"Last night my wife shoved some beads up my ass, promising me an explosive orgasm. The next thing I know, I'm in the hospital, a doctor is yanking out the beads, and I'm coming like a house on fire. I only wish my parents weren't there." (1994, 11)
     This poem reads as a satire of the short anecdotes found in Reader's Digest, in which a pleasant story of suburban life is related. Topp's poem has about the same size as these, but his content is unprintable in the mass circulation journal. Topp plays as well with other suburban material in a good number of his poems:

For my first big dance I bought an orchid corsage for my date. I could have just bought her a gardenia but I really wanted to make a good impression. I kept it in the refrigerator so it wouldn't wilt but I forgot to cover it and Saturday night my date said it smelled like salami. When I got home the first thing I did was to check and see if the salami smelled like an orchid." (1994, 7)

Topp writes that "Iggy Pop once wrote and said my writing made him 'feel better'" (personal communication). Topp is a very skillful comedian, but he could be seen as having the lightness of a good Zen shrink for an art world based on pretention.
     Topp is 42 years old, and lives in New York City. His work often consists of nonsensical commands, or kind order words, which deterritorialize the harsh order-words of American society: the strictures of bad luck, the laws against listening to tables, the need to buy expensive flowers for dates, the sexlessness of Zen and Reader's Digest. Like the work of his mentor, Yoko Ono, Topp's work is anti-authoritarian and against rational mankind as having the final say in life. Like Ono, Topp finds animation in tables, and poetry in the clouds. In his article "Perspective-Taking Humor and Authoritarianism as Predictors of Anthropomorphism," Herbert F. Lefcourt argues that "Perspective-taking humor assumedly reflects the degree to which people can distance themselves from their own concerns, and can laugh at their own pretensions. Perspective-taking humor would seem to be in natural opposition to anthropocentrism. Persons capable of perspective-taking humor could be expected to reject beliefs that our species is special, superior to all others and therefore, deserving of all possible privileges at the expense of other life forms" (61). Topp's ecological dimension has been little remarked upon by his critics to date:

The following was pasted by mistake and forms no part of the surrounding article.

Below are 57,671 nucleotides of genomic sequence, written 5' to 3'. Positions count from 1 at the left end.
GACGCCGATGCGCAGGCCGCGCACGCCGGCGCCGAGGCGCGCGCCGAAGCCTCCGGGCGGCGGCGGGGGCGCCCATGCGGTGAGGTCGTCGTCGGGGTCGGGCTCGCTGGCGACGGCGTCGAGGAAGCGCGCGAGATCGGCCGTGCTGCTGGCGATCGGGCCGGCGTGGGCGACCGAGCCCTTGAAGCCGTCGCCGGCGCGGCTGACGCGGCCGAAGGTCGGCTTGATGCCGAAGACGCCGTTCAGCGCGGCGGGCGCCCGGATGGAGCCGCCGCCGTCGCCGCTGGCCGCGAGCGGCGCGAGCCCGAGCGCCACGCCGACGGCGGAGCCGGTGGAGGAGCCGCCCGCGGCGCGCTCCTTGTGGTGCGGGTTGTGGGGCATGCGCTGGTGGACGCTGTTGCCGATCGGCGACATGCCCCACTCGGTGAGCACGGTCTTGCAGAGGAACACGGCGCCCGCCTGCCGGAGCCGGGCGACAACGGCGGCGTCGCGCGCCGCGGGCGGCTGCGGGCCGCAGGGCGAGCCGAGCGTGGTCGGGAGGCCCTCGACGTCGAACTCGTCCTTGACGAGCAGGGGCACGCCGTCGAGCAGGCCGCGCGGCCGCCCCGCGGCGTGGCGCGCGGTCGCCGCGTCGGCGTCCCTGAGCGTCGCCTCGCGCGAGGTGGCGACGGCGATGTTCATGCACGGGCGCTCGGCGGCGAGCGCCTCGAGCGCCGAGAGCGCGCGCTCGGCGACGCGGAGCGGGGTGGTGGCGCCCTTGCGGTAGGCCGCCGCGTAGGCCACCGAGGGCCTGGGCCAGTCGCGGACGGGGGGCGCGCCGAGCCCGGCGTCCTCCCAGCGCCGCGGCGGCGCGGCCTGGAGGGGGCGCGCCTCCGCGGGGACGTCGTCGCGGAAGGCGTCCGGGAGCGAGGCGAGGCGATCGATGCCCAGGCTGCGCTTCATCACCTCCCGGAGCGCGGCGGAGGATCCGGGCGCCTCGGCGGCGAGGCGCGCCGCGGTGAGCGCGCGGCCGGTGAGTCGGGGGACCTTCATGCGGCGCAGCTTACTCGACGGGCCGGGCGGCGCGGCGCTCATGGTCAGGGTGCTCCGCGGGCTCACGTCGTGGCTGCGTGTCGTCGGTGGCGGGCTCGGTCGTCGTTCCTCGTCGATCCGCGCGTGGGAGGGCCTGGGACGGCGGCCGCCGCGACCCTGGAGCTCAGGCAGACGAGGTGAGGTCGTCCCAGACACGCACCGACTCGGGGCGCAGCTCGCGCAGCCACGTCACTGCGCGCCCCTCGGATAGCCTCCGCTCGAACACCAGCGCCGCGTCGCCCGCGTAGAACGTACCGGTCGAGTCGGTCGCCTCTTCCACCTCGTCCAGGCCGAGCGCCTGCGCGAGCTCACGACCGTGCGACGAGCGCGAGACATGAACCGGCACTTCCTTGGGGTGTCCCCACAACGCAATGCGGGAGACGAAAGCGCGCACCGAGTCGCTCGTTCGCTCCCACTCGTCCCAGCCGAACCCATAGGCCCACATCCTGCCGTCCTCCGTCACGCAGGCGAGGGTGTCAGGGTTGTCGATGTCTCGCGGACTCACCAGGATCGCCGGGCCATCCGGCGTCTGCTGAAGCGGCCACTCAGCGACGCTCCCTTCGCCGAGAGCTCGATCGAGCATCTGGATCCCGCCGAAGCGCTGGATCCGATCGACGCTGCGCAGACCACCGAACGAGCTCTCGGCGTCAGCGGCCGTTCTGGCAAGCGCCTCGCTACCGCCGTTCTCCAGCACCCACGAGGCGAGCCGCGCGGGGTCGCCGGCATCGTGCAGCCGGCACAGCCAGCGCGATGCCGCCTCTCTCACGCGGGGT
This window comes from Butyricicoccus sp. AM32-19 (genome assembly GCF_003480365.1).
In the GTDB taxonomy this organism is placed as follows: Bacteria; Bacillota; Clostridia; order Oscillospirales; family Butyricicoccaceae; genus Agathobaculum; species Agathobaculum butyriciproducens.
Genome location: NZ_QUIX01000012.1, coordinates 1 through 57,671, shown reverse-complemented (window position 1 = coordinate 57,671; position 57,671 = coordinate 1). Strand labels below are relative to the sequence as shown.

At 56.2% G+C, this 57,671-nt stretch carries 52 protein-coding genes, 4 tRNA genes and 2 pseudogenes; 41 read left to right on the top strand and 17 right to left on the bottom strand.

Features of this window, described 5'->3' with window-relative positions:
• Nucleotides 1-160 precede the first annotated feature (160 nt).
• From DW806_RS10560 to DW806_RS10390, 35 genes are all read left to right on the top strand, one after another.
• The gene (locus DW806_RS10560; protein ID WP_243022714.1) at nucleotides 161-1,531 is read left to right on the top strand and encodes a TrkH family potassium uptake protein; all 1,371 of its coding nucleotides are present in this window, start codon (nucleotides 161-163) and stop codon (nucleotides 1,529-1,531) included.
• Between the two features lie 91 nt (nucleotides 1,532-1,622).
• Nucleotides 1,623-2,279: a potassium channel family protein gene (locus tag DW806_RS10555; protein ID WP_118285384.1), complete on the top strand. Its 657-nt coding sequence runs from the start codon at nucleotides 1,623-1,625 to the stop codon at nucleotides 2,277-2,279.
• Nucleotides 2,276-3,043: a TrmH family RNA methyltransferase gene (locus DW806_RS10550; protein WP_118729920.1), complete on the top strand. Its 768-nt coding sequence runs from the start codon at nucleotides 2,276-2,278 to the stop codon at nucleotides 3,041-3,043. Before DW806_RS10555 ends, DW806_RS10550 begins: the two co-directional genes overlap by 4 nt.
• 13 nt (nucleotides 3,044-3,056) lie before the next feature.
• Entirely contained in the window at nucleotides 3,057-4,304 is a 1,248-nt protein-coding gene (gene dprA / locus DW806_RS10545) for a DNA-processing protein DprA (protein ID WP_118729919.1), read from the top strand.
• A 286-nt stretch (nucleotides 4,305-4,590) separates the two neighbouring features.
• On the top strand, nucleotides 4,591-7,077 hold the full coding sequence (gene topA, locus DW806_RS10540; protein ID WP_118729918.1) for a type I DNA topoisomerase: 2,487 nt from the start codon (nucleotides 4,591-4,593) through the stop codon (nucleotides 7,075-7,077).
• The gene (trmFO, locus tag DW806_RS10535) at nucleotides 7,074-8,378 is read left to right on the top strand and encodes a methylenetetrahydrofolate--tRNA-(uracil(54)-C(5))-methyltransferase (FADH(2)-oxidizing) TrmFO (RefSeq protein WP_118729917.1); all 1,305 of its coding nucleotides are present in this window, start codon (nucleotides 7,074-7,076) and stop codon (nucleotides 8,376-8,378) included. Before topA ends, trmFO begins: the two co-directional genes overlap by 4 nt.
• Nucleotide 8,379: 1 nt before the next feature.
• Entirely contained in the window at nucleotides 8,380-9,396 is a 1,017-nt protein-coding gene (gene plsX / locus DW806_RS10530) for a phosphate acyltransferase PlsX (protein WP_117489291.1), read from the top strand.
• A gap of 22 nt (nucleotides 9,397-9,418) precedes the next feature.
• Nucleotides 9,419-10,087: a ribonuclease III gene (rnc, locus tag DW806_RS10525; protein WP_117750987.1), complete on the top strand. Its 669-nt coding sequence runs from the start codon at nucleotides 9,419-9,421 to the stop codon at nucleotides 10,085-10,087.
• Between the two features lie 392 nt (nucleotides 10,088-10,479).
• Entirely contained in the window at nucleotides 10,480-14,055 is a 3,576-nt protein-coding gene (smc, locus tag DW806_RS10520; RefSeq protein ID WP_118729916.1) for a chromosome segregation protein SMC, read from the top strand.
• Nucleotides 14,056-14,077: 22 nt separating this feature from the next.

"Natural History
Calf, calf,
polka-dot calf,
Mother Cow
is a polka-dot cow.
Look like Mommy."
     (High Priest, n.p.)

Topp's work is at odds with authoritarianism and "lampoons the 'special status' of our species" as Lefcourt remarks in another context in his article on "Predictors of Anthropomorphism." Topp came from the suburbs, from a family that had not attended university, for whom Reader's Digest was the standard reading matter. He writes, "I'm the first in my family ever to graduate college - my mom and dad were the first to attend; they each did one year at Washington University and then dropped out" (email of July 10, 2000). Topp's subsequent rise and achievement in the art world, from his early internship at Franklin Furnace, to his later apprenticeship in the writing workshops at St. Marks' Church under Anne Waldman, and the seminal influence of Yoko Ono on his own oeuvre can be seen as a political reaction against the more militant aspects of his suburban background.
     He writes of his family's lack of interest in art and their interest in guns, "My mother wrote poetry when she was young. Everyone else in my family has had zero interest in books or art÷ My grandfather gave me a lot of guns: seven. Shotguns, rifles, pistols, switchblades, blackjacks. I'm a sharpshooter. He taught me juijitsu. One of my cousins was in the CIA ÷ and he and my grandfather were always showing me how to kill people - no kidding. I've broken three people's arms, including my mother's. But that was all a long time ago. I sold all my guns; I quit hunting when I was 13; I haven't had a fight since I was 21 or 22. Two guys in New York City tried to mug me in the early 1980s but I beat them up; my landlord watched the whole fight and wouldn't help me because as he squishily informed me later, they might have had a knife or a gun. I don't get in fights ever now. I walk away usually if people try to start something. People sometimes try to pick fights with me, but I'm sure those people try to pick fights with everyone" (email of July 9, 2000). Although he came from a violent background of guns and fist-fights Topp walks away from fights today, although he is tall, and muscular, and does a few hundred push-ups every week, and could easily win them. Can Topp's work thus be seen as a part of the nonviolent peace movement, of which Yoko Ono and Fluxus played an important part?